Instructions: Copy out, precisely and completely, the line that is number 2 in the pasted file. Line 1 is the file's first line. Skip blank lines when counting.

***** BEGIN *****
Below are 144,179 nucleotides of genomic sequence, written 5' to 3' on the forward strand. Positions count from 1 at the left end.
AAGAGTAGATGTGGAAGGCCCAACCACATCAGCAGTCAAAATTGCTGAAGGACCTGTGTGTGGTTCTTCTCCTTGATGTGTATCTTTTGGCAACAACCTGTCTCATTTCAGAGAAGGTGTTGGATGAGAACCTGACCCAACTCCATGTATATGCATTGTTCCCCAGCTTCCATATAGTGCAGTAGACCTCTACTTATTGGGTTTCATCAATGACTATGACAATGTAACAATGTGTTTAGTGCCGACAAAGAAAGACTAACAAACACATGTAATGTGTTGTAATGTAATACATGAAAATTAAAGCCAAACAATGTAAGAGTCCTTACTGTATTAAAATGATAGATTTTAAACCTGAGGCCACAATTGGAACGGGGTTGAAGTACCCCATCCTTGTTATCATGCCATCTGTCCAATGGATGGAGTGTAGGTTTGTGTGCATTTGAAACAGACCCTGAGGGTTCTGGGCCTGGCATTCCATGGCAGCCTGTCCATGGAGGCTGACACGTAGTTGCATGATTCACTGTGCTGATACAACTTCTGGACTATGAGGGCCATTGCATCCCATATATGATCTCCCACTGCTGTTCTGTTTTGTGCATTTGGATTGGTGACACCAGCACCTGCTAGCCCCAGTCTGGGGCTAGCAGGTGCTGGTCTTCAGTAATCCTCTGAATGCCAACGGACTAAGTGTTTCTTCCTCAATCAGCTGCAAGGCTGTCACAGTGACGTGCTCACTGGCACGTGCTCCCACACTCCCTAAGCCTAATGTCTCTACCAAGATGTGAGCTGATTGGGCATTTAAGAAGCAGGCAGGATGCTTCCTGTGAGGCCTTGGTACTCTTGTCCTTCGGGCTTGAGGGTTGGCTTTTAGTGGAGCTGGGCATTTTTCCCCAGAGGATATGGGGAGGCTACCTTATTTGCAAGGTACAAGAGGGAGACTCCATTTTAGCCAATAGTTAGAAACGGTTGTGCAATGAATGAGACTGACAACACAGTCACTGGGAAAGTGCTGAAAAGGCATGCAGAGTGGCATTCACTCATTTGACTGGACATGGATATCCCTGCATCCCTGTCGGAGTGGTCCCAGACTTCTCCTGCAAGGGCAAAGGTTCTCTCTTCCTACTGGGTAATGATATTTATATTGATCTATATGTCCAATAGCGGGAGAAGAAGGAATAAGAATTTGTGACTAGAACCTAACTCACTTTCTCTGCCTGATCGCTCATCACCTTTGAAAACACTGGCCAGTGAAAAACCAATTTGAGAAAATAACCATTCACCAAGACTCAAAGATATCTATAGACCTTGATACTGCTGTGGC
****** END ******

AAGAGTAGATGTGGAAGGCCCAACCACATCAGCAGTCAAAATTGCTGAAGGACCTGTGTGTGGTTCTTCTCCTTGATGTGTATCTTTTGGCAACAACCTGTCTCATTTCAGAGAAGGTGTTGGATGAGAACCTGACCCAACTCCATGTATATGCATTGTTCCCCAGCTTCCATATAGTGCAGTAGACCTCTACTTATTGGGTTTCATCAATGACTATGACAATGTAACAATGTGTTTAGTGCCGACAAAGAAAGACTAACAAACACATGTAATGTGTTGTAATGTAATACATGAAAATTAAAGCCAAACAATGTAAGAGTCCTTACTGTATTAAAATGATAGATTTTAAACCTGAGGCCACAATTGGAACGGGGTTGAAGTACCCCATCCTTGTTATCATGCCATCTGTCCAATGGATGGAGTGTAGGTTTGTGTGCATTTGAAACAGACCCTGAGGGTTCTGGGCCTGGCATTCCATGGCAGCCTGTCCATGGAGGCTGACACGTAGTTGCATGATTCACTGTGCTGATACAACTTCTGGACTATGAGGGCCATTGCATCCCATATATGATCTCCCACTGCTGTTCTGTTTTGTGCATTTGGATTGGTGACACCAGCACCTGCTAGCCCCAGTCTGGGGCTAGCAGGTGCTGGTCTTCAGTAATCCTCTGAATGCCAACGGACTAAGTGTTTCTTCCTCAATCAGCTGCAAGGCTGTCACAGTGACGTGCTCACTGGCACGTGCTCCCACACTCCCTAAGCCTAATGTCTCTACCAAGATGTGAGCTGATTGGGCATTTAAGAAGCAGGCAGGATGCTTCCTGTGAGGCCTTGGTACTCTTGTCCTTCGGGCTTGAGGGTTGGCTTTTAGTGGAGCTGGGCATTTTTCCCCAGAGGATATGGGGAGGCTACCTTATTTGCAAGGTACAAGAGGGAGACTCCATTTTAGCCAATAGTTAGAAACGGTTGTGCAATGAATGAGACTGACAACACAGTCACTGGGAAAGTGCTGAAAAGGCATGCAGAGTGGCATTCACTCATTTGACTGGACATGGATATCCCTGCATCCCTGTCGGAGTGGTCCCAGACTTCTCCTGCAAGGGCAAAGGTTCTCTCTTCCTACTGGGTAATGATATTTATATTGATCTATATGTCCAATAGCGGGAGAAGAAGGAATAAGAATTTGTGACTAGAACCTAACTCACTTTCTCTGCCTGATCGCTCATCACCTTTGAAAACACTGGCCAGTGAAAAACCAATTTGAGAAAATAACCATTCACCAAGACTCAAAGATATCTATAGACCTTGATACTGCTGTGGC